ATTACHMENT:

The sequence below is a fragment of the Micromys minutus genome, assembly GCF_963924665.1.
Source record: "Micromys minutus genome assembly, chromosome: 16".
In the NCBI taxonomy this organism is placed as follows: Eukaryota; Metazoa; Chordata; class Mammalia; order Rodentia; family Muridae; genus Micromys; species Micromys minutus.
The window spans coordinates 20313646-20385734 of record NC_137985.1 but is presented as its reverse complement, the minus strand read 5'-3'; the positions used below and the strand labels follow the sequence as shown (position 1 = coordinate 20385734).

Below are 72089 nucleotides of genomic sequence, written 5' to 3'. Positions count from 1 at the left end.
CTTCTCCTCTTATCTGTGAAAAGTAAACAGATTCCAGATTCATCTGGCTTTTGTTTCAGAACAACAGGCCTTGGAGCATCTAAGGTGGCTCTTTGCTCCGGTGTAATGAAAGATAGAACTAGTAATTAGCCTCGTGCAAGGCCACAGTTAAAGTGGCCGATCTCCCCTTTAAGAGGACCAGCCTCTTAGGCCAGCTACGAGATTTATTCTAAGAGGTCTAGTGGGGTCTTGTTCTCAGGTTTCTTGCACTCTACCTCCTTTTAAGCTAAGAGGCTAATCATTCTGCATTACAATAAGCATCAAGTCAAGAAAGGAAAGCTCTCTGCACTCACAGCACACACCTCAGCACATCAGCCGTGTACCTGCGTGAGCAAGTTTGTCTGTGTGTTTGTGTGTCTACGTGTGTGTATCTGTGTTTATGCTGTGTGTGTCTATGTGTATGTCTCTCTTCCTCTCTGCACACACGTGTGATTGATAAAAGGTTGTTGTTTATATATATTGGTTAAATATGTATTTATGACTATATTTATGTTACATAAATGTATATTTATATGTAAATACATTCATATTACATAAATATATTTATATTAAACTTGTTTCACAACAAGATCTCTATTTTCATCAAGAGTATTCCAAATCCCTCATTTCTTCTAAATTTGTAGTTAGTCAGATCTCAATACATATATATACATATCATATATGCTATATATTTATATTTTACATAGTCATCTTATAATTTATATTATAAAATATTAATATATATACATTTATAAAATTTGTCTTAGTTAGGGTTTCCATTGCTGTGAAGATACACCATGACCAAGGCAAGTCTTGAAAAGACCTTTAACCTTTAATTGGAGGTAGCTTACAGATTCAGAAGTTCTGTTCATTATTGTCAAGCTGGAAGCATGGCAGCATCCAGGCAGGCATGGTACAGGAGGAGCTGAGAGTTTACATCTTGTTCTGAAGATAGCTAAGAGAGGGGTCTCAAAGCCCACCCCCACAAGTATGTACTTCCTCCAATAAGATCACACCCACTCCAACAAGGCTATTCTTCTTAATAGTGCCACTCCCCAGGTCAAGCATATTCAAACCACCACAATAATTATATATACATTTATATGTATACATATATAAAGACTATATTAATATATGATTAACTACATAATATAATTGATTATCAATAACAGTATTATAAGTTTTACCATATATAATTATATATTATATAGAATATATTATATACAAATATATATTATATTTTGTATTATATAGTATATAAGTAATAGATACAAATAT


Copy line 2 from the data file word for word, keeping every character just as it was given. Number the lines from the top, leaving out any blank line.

Source record: "Micromys minutus genome assembly, chromosome: 16".